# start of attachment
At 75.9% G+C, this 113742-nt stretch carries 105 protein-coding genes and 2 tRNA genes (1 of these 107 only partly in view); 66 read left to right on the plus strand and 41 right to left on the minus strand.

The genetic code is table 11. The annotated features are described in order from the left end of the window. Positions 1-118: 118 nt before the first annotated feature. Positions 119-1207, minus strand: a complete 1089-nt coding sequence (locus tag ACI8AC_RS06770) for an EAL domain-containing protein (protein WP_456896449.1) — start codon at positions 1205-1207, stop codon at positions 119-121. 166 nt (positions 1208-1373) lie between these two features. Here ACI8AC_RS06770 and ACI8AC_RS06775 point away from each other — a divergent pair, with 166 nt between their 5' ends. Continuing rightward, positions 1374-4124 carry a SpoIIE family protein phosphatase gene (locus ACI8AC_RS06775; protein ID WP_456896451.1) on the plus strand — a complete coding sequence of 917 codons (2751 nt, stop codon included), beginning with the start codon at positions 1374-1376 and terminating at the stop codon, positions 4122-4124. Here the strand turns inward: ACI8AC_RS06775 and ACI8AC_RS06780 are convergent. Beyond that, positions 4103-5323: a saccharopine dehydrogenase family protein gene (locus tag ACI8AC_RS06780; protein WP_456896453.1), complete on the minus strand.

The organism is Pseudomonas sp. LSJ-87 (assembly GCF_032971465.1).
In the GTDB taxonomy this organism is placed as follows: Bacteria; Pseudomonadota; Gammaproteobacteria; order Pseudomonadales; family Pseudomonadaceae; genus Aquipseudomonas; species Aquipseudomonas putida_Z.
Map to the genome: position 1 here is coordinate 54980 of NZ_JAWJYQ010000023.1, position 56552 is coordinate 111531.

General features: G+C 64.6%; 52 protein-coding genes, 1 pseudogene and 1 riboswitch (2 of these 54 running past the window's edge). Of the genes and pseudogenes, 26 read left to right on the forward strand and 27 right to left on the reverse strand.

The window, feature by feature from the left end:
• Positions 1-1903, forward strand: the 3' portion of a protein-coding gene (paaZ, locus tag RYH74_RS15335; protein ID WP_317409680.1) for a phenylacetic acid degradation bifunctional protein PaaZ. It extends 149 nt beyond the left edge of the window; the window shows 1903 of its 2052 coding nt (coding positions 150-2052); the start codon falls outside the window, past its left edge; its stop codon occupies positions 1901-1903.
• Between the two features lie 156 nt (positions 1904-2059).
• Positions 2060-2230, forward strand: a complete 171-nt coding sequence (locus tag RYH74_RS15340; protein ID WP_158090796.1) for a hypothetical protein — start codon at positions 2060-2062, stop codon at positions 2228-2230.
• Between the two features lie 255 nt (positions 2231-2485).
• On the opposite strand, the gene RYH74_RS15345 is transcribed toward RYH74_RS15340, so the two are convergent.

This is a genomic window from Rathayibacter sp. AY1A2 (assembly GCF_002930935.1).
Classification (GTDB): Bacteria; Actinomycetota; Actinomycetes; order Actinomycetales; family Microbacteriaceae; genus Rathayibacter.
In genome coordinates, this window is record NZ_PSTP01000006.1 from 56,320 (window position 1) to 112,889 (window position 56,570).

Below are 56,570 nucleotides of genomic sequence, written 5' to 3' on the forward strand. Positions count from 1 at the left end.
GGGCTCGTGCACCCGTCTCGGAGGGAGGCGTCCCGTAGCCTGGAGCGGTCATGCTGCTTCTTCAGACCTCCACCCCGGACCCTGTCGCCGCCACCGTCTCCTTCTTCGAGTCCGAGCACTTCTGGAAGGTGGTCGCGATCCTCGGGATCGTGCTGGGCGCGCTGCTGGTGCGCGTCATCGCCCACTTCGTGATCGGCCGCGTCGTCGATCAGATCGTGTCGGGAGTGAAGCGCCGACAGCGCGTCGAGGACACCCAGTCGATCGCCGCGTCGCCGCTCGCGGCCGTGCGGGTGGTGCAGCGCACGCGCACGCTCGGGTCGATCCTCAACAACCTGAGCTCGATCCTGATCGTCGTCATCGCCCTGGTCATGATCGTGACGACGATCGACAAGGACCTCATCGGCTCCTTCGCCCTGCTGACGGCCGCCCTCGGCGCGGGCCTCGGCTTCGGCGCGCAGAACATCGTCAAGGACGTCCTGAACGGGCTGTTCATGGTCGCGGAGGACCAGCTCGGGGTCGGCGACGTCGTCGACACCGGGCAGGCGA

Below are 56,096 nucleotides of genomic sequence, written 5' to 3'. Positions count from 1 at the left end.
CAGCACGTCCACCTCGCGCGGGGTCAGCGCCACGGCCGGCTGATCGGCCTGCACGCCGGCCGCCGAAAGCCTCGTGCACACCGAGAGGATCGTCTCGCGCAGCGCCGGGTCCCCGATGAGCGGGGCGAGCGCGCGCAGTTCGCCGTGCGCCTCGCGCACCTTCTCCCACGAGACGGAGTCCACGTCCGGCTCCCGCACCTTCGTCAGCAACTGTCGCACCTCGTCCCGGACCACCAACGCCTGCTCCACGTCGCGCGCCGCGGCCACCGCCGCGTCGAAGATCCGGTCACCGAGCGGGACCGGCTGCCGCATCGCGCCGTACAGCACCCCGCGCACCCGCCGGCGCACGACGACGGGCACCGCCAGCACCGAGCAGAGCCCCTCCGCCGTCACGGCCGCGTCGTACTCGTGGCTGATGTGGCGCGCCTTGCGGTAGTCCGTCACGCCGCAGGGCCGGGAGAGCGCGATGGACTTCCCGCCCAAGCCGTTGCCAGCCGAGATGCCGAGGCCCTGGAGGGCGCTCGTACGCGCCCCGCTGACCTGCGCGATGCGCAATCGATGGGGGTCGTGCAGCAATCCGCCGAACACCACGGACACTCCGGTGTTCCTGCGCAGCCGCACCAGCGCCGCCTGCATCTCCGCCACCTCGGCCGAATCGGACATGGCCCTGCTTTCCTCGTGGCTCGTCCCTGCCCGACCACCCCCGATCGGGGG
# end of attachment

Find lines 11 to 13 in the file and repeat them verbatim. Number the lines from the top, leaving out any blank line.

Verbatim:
• Between the two features lie 255 nt (positions 2231-2485).
• On the opposite strand, the gene RYH74_RS15345 is transcribed toward RYH74_RS15340, so the two are convergent.

This is a genomic window from Rathayibacter sp. AY1A2 (assembly GCF_002930935.1).